1908 Survey of India Linguistic Map of Nepal, Tibet, and Environs

Map of the Dialects of the Tibetan Language, the Himalayan Tibeto-Burman dialects, and the North Assam Group. - Main View

1908 Survey of India Linguistic Map of Nepal, Tibet, and Environs


Languages on the roof of the world.


Map of the Dialects of the Tibetan Language, the Himalayan Tibeto-Burman dialects, and the North Assam Group.
  1908 (dated)     12.75 x 22.25 in (32.385 x 56.515 cm)     1 : 4055040


A fascinating linguistic map of the Himalayas, focusing on Nepal, Sikkim, Bhutan, and environs produced in 1908 by the Survey of India when Nepal was still closed to foreign visitors. It provides insight on the cultural and linguistic complexity of the Himalayas, which at the time formed the furthest edge of the British Empire's influence in Inner Asia.
A Closer Look
Ranging from Srinagar and Jaipur in the west to Assam and what is now Arunachal Pradesh in the east, this map takes in the Himalaya region, including Nepal, Bhutan, and Sikkim. Railways, roads, rivers, mountains (with elevation), cities, and towns are indicated, but the main focus is on languages and dialects, which are denoted with color shading and overprint. Many of these languages and dialects are now endangered, spoken by a shrinking number of elderly, rural residents.

This region is notable, even exceptional, both for the variability of languages spoken, even within a small geographic area, and the wide range of language groups which intersect there. Sino-Tibetan (or Trans-Himalayan), Indo-European, Kra–Dai, and Austroasiatic languages are all spoken in the Himalayas. As indicated here, even within a single language family, such as Tibetan, there was wide variation by region and dialect (and this map does not even extend to other subgroups such as Amdo and Khams Tibetan). For example, the Ladakhi–Balti languages seen at left are atonal, while other Tibetic languages and dialects in the Himalayas are tonal.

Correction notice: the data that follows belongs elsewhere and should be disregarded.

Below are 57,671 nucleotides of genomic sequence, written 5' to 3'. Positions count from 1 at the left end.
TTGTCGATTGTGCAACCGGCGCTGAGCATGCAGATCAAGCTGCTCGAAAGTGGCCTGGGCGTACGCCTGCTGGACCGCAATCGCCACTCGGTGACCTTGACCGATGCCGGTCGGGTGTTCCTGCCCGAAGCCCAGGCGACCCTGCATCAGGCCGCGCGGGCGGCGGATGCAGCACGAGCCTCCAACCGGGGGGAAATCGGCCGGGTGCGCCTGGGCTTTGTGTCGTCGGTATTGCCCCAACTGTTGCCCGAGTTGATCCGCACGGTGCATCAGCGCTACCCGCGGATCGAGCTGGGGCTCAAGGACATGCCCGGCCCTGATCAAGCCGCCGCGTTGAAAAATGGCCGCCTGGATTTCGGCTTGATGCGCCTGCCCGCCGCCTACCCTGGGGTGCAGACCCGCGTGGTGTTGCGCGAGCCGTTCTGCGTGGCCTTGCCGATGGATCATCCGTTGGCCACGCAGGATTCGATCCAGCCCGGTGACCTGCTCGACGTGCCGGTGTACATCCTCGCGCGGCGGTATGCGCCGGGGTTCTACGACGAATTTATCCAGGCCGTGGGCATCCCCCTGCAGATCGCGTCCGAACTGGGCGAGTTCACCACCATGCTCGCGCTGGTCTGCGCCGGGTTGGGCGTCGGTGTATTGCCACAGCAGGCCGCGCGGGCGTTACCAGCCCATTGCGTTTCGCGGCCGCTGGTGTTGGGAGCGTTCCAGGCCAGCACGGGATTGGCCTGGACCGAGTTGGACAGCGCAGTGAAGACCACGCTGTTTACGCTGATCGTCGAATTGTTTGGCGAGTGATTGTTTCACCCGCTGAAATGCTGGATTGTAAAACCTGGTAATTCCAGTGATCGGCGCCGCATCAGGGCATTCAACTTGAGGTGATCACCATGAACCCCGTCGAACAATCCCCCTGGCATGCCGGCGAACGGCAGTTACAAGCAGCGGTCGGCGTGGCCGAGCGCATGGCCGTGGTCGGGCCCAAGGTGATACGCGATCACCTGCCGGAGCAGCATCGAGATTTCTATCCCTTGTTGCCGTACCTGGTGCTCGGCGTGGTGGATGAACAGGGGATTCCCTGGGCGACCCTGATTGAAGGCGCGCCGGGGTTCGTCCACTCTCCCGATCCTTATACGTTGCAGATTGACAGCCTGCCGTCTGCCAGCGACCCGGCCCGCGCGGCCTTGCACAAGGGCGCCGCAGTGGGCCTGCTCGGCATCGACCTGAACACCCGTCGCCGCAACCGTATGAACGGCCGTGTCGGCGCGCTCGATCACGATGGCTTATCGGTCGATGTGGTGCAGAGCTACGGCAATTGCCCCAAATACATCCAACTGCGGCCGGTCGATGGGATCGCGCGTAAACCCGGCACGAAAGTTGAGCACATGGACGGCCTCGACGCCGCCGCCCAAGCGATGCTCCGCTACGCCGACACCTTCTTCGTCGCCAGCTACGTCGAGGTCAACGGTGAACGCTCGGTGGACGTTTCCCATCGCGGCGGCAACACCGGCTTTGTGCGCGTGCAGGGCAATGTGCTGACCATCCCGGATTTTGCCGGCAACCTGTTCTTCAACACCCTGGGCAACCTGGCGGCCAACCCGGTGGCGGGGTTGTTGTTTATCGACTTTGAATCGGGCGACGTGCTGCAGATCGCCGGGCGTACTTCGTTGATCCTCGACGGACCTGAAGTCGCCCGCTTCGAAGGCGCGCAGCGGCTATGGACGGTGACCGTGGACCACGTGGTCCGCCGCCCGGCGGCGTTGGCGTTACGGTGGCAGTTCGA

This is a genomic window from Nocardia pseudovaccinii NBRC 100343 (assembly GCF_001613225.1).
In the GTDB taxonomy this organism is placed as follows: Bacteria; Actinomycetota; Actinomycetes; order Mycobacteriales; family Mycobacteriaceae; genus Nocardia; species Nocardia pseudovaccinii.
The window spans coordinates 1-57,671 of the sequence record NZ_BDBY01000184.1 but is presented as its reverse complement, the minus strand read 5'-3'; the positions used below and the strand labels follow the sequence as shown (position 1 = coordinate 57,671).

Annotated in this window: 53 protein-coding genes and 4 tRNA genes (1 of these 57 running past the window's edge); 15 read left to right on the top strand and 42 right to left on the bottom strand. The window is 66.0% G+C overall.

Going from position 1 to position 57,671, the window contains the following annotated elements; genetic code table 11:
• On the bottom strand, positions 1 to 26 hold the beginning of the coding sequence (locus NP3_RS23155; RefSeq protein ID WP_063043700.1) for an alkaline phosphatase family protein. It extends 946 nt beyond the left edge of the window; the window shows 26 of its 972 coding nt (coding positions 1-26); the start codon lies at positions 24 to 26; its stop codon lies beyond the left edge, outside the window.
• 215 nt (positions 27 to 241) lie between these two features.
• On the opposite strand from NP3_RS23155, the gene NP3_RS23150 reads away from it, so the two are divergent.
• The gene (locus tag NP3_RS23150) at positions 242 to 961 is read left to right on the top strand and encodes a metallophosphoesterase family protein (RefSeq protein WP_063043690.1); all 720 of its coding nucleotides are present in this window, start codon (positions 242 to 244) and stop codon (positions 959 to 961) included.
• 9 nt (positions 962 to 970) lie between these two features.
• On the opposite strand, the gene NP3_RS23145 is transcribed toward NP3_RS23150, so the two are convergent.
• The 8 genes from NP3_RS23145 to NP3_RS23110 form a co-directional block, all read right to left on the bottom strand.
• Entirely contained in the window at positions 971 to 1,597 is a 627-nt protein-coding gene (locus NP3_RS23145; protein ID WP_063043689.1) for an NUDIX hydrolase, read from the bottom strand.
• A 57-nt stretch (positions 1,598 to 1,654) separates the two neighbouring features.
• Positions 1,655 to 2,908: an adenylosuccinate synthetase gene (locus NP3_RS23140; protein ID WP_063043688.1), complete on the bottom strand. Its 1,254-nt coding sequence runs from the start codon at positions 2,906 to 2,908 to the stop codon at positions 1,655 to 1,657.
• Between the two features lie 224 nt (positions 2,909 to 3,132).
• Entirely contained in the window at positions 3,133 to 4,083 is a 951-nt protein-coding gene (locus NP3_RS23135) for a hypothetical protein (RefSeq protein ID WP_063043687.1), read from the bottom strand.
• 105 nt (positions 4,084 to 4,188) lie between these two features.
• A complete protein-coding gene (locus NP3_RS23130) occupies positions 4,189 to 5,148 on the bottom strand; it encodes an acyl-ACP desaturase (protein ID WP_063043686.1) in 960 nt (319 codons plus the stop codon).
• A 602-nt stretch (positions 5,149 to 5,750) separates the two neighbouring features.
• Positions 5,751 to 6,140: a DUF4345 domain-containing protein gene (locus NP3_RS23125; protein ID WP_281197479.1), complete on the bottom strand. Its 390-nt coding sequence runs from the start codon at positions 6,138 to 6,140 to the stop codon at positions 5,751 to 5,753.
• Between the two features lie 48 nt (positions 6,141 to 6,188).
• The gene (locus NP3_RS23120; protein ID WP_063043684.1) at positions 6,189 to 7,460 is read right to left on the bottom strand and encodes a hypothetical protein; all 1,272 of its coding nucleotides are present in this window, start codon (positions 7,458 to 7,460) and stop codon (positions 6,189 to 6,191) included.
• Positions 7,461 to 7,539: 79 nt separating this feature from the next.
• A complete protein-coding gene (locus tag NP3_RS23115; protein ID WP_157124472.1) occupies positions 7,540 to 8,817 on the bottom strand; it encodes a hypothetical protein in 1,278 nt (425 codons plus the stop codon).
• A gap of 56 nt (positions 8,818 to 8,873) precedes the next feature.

The Linguistic Survey of India
George Abraham Grierson (1851 - 1941) was born near Dublin to a family of printers and publishers. He qualified for the Indian Civil Service while studying at Trinity College, Dublin, where he was a student of Orientalist Robert Atkinson. Grierson proved to be a gifted student of Indian languages, which prepared him well for his career in India. While working for the Indian Civil Service and afterwards, he was an active scholar of Indian languages, regularly attending conferences and publishing research. After years of lobbying, Grierson was able to overcome concerns about cost and feasibility to convince the Government of India to finance the project, which began in 1894 and continued until 1928. In all, eleven massive volumes, most divided into multiple parts, were published, and copious notes, recordings, and other materials have been useful to subsequent researchers.

The difficulties in ensuring uniformity across the culturally diverse and complex subcontinent have led the project to be criticized, while its results have become a tool for various ethno-linguistic groups seeking recognition or territorial modifications. From the 1980s, the Indian government has on several occasions sought to recreate, modify, and otherwise supplement the original survey, but these have all been incomplete (in part because of fears that the survey could stoke intercommunal discrimination and tensions). In 2010, a non-profit organization launched the People's Linguistic Survey of India, a volunteer effort focusing initially on the Himalayas region.
Publication History and Census
This map appeared in the Linguistic Survey of India, Vol. III, Part 1, overseen by Grierson and published by the Superintendent of Government Printing in 1909, though the notation at bottom suggests that the map itself was printed in 1908, at the Survey of India Office (S.I.O.) in Calcutta. The map is not independently cataloged with any institution and has no known history on the market, while the entire Linguistic Survey of India and its constituent volumes are held by major research institutions worldwide.


Survey of India (1767 - Present) is India's central engineering agency in charge of mapping and surveying the country. It was founded in 1767 by Major James Rennell, who took the post of first Surveyor General, with the mission to map and consolidate the territories of the British East India Company. The Survey undertook the Great Trigonometrical Survey between 1802 and 1852 in an attempt to accurately measure the Indian Subcontinent - considered one of the greatest feats of mapping of all time. It also sponsored clandestine surveys, at times disguised as Buddhist pilgrims, to infiltrate and map Tibet, then a closed country. With India's independence in 1947, the Survey was folded into the new Indian government, which it remains part of to this day. More by this mapmaker...


Grierson, G. A., Linguistic Survey of India, Vol. III, Part 1..., (Calcutta: Superintendent of Government Printing) 1909.    


Average. Dark toned. Foxing throughout with soiling in margins and wear along edge. Major dissections on vertical fold lines repaired on verso, and stabilized.


OCLC 491445936 (entire book).